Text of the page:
Workplace Harassment Training – Why it’s Important

Workplace Harassment Training – Why it’s Important

harassment-trainingOver the last few months, there has been a lot of media coverage about sexual harassment in the workplace.  From Harvey Weinstein to Kevin Spacey, big Hollywood names have been accused of sexual misconduct both inside and outside of work.  With such intense media scrutiny on this topic, now is the time to conduct harassment prevention training at your office.

The importance of harassment training cannot be understated.  Claiming ignorance is not an option!  Human Resources professionals must be proactive in conducting harassment trainings.  Ideally, there should be two different sets of trainings – one for managers and one for employees.

Managers should be trained on how to spot harassment in the workplace, and what to do if an employee comes to them with a personal harassment complaint or as a witness to harassment. Managers must also be informed that retaliation against an employee with a complaint or as a witness is a total no-no.  Victims and witnesses have the right to voice their situations without fear of losing their jobs, being demoted, or being brushed off.  In addition, your management team should be aware that they must report any harassment to Human Resources immediately so it can be handled appropriately.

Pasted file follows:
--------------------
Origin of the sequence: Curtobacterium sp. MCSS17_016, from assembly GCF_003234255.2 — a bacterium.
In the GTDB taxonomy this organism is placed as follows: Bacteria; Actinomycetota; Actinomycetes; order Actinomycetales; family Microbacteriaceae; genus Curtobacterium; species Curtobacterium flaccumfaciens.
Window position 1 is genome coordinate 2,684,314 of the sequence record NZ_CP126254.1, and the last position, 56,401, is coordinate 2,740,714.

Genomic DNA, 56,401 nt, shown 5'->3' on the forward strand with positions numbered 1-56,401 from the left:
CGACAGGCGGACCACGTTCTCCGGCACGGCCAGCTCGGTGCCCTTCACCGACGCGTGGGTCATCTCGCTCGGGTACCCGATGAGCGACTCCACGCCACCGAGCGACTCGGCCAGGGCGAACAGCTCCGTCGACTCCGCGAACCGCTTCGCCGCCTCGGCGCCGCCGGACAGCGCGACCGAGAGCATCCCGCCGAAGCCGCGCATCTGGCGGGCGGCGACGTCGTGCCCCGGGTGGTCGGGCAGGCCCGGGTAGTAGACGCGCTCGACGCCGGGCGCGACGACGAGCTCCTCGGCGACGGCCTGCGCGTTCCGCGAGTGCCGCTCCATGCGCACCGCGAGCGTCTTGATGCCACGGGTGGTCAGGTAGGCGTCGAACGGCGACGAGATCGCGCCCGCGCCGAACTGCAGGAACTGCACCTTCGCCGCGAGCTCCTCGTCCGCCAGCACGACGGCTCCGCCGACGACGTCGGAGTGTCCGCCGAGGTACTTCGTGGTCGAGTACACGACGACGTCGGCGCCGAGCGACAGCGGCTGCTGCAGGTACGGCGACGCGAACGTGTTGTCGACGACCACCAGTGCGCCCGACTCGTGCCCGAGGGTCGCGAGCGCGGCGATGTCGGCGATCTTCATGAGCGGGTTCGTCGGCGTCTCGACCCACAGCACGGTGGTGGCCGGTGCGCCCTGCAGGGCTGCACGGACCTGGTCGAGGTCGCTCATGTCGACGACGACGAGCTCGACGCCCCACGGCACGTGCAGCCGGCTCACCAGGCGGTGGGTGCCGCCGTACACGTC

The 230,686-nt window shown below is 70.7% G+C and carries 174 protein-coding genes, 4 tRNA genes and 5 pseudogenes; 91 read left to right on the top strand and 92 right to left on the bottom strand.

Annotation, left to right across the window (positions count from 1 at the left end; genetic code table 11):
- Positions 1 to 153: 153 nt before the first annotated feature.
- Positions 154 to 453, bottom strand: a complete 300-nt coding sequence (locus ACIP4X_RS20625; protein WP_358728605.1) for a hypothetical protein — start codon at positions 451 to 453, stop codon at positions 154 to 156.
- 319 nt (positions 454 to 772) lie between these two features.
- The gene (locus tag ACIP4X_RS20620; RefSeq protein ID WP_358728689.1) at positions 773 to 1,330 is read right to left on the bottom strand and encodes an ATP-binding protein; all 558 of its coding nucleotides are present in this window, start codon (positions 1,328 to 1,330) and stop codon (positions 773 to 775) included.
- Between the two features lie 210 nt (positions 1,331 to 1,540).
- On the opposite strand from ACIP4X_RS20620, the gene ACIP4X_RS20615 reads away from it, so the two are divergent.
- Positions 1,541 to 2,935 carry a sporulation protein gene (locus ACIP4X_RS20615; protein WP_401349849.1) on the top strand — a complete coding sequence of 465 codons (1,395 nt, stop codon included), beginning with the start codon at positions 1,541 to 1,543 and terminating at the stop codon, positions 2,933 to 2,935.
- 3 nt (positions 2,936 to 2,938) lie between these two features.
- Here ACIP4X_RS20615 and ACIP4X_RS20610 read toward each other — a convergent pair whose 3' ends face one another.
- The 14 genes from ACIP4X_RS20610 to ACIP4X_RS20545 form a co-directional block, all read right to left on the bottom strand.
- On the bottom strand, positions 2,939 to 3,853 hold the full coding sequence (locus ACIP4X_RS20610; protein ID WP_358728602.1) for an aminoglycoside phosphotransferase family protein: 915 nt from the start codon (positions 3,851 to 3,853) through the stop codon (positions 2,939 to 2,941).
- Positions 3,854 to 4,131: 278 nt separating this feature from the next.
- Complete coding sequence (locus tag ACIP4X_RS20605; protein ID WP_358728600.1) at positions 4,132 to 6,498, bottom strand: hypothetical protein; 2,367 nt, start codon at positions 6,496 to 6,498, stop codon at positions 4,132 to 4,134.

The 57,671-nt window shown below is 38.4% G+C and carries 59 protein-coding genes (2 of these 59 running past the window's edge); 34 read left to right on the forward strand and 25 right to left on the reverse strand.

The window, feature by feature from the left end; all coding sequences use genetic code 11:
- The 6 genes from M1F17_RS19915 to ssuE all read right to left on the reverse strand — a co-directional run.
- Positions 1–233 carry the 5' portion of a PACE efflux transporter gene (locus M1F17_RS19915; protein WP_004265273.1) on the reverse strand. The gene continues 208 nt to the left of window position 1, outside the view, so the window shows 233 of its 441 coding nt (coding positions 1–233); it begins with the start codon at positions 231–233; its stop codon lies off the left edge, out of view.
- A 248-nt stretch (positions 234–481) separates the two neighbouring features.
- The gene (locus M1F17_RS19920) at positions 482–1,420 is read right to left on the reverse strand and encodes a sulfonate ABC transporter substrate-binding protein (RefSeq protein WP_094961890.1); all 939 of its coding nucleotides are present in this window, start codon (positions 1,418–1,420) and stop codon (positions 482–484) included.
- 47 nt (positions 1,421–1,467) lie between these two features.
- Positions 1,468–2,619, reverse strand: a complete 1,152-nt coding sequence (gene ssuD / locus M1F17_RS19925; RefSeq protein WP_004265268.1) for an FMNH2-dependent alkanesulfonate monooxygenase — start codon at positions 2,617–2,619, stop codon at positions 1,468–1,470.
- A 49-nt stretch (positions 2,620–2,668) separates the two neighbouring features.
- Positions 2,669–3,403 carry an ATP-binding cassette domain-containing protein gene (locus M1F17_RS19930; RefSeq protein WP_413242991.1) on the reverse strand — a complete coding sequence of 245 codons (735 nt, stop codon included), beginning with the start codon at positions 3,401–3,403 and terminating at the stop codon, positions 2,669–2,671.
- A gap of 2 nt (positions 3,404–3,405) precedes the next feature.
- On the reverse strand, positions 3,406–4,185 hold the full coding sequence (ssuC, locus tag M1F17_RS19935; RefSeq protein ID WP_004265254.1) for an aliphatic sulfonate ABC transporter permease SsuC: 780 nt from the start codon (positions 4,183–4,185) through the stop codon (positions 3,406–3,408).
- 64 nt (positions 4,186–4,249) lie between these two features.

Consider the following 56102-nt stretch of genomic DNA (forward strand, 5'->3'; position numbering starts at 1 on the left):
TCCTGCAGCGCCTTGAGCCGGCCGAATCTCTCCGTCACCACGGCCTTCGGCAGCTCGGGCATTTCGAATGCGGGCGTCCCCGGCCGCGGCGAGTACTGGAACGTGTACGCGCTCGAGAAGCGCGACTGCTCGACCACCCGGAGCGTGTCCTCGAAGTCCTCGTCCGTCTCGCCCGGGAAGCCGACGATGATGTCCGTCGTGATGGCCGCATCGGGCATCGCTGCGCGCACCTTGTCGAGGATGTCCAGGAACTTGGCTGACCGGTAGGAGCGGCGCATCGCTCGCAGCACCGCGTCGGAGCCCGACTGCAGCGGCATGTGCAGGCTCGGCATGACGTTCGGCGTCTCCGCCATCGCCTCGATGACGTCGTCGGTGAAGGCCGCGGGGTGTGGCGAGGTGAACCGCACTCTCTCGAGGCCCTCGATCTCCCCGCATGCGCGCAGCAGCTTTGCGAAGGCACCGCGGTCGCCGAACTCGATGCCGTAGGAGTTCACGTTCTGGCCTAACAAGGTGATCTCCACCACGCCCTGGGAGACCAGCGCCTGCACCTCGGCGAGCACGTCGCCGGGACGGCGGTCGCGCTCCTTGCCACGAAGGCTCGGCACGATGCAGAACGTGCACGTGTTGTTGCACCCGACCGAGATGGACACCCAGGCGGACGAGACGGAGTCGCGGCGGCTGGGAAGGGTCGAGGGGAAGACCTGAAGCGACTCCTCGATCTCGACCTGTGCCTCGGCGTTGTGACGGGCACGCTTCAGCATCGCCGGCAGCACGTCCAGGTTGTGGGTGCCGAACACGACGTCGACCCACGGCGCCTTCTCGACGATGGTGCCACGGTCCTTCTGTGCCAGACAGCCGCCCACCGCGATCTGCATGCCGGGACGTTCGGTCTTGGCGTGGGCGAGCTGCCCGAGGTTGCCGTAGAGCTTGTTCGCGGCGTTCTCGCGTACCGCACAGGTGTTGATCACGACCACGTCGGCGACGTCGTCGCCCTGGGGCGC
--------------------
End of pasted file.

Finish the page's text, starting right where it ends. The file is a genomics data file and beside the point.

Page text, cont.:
Employees should receive a separate training on the types of harassment, whether it be sexual or based on some other protected class like religion, race, gender, etc.  In addition, employees should know that they must go to their manager or Human Resources without fear of retaliation to report any incident of harassment.  Conveying an open-door policy on this issue is paramount.  Once Human Resources is notified of the complaint, a full investigation should begin, and employees should know that all harassment complaints will be taken seriously and addressed immediately.  Disciplinary action should also be taken on those accused of harassment, up to and including termination.

Lawsuits can potentially be avoided if harassment is reported promptly and action is taken swiftly.  The moral of the story – make sure your entire staff is trained on harassment, and that every complaint is investigated thoroughly and taken seriously.

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